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Spes successionis is a Latin maxim which refers to a person’s mere possibility of succeeding in a property after his death. By will or succession, the heir to a deceased expects to inherit a property. Such anticipation does not constitute a property interest and it cannot be transferred. The term spes successionis only refers to the future possibility or expectation of succeeding to a property, also known as succession expectation, i.e., the having a chance or expecting the inheritance of property through succession. This means that spec successionis is not a right over the property. It might not be a title, but it may provide some comfort to risky lenders.

In English law, spes successionis transfer is prohibited, but not in its entirety. If there is a consideration attached to the transfer of spes successionis, it is considered as valid. So, if someone transmits his only chance of success as a gift, it is null and void. However, it will be a valid transfer in the future when the person acquires ownership of the property if that opportunity is sold for consideration.


The rule of transferability of Spes successionis is based on the following legal maxim – “alienation rei prefertur juri accrescendi.” This maxim states that the law prohibits all interference with an individual’s right to alienation or transfer, unless the same is prohibited by a statue, and the law prefers alienation to property accumulation. One has the right to transfer their property if they have a valid title; i.e., there are no restrictions on the sale of a property owned by them. The owner of the property also possesses the right to transfer said property to anyone he wishes to.

Under Indian Contract Act, 1872 any alienation made by force or under duress is void. Hence the right to transfer of property to another person is encapsulated in the right to property.[1] Any person who claims that any kind of property is not transferable must provide proof.[2] Spes successionis is an exception to this general rule. Under section 6(A) the Transfer of Property Act, 1882 (hereinafter known as ‘the Act’), the transfer or alienation of mere expectation of succession is prohibited. As a result, non-transferability is an exception to the general rule of property transferability.[3]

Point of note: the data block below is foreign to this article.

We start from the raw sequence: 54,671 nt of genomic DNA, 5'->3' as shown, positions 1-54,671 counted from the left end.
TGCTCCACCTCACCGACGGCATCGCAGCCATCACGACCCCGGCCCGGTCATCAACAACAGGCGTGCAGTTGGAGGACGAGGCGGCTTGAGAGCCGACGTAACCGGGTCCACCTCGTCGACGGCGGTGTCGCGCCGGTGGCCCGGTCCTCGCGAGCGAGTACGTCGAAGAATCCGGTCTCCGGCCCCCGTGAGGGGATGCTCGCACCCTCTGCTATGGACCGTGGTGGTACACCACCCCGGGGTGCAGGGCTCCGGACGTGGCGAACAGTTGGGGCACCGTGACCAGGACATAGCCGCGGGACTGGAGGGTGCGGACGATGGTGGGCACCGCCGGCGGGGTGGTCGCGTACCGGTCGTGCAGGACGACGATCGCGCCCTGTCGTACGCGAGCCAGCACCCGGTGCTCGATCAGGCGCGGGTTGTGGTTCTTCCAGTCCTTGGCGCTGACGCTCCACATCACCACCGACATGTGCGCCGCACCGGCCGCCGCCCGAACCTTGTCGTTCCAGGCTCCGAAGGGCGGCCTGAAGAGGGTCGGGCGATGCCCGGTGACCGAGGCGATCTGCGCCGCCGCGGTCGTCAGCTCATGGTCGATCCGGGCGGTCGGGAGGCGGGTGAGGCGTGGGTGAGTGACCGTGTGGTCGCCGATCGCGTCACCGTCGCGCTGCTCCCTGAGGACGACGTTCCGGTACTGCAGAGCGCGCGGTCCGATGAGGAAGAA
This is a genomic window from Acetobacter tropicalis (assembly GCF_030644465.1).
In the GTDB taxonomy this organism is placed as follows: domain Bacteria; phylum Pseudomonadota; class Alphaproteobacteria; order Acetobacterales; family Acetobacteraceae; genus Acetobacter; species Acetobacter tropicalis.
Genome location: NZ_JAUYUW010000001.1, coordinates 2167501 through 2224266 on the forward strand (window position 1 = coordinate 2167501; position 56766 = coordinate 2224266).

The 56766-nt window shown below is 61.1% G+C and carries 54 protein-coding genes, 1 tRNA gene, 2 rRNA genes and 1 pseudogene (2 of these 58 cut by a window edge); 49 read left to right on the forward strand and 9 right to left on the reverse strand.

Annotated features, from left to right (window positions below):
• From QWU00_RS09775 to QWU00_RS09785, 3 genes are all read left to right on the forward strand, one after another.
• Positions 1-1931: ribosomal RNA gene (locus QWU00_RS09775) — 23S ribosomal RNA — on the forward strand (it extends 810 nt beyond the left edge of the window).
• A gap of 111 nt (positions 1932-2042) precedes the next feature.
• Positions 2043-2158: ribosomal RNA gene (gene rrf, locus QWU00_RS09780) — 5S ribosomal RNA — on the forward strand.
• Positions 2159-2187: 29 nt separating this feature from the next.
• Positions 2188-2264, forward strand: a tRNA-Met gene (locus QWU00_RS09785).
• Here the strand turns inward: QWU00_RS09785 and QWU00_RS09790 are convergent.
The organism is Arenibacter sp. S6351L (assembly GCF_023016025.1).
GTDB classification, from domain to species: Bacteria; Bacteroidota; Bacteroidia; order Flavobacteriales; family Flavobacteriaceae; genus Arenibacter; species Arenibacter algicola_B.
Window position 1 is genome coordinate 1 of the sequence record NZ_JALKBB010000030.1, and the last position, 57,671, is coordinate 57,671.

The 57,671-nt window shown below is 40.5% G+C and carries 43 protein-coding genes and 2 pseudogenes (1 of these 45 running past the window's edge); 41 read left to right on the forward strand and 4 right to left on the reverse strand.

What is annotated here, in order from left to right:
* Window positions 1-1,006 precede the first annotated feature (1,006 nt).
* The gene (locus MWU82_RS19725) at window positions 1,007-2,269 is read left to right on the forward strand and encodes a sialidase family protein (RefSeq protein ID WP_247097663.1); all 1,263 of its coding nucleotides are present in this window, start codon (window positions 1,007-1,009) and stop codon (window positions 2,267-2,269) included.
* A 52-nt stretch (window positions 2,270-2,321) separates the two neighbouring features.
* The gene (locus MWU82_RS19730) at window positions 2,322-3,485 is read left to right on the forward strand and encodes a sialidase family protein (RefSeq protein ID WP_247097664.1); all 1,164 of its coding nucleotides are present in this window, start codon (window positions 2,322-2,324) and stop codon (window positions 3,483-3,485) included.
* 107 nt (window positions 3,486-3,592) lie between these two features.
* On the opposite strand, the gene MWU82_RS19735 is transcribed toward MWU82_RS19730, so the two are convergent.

Property of any type can be transferred unless in any other case furnished through the Act, so transferability of belongings is a general rule and is enforced through section 6. This section also provides for the exception to this rule.

According to Section 6(A) of the Act, the transfer of spec successionis is an exception. It includes the following provision:

  1. Possibility of apparent heir to inherit property: It is assumed that the heir is different from legal heir. When a person dies intestate, the legal heir is the individual who has the legal right to inherit the property; however, the potential heir is the person who is awaiting inheritance but has ownership. Therefore, a potential heir is someone who wants to become a legal heir and inherit the property of propositus in future. Apparent heir depends on uncertain future events, such as he must be preserved in the proposal and the propositus must die without a will. Therefore, the heir can only obtain the right to the deceased’s property if the above conditions are
  2. Chances of relative inheriting a legacy following the death of a relative: The possibility of a will is only the ability to have the will to obtain specific inheritance rights in the future; after the death of the testator, it is possible or expected that friends or relatives will obtain property according to their own wishes. The inheritance options are very similar because they have neither property rights nor expectations. Compared with the possibility of inheriting the heir, relatives or friends are even more likely to obtain inheritance and are not transferable. The will is not valid when it is signed but is only valid after the death of the person who is signing the will i.e., testator. The person inheriting the property through a will must meet two conditions: a) he shall survive the testator, and b) he must be the person who is named in the will. In case of two or more wills that benefit different people, only the testator of the last will is entitled to a professional
  3. Hypothetical possibility of a similar nature: Other possibility of similar kind will imply some potential interest or property, as uncertain as the possibility of the apparent heir. The main purpose of section 6(A) of the Act is prohibition of the property transfer that is purely an interest that may be uncertain in the future. Therefore, this section not only excludes the possibility of an heir or apparent heir, but also excludes any other possibility in future to acquire property that is not currently the fixed right of the assignor. The term similar nature means that the possibility mentioned here must belong to the same category as the genetic potential of the potential heir or the relative. In this case, fishing nets are common example of the possibility.


Therefore, according to the general law, if there are no legal restriction, all types of property can be transferred. Section 6 of the Act makes of all types of property transferable, with a few exceptions. Spes successionis is one of the most important exceptions, wherein the heir who receives the property to exclude it from consideration, must comply with the contract concluded when the property does not exist. The possibility of obtaining a will from a relative, or any other similar possibilities that are deemed void ab initio, are covered by section 6 of the Act.

 Author(s) Name: Riya Singh (Student, NMIMS Bangalore)



[1] [1925] ALL 55, [1924] ILR 47

[2] [1998] Ker 298, [1988] KLJ 442

[3] Transfer of property act, sec 6, 1882  

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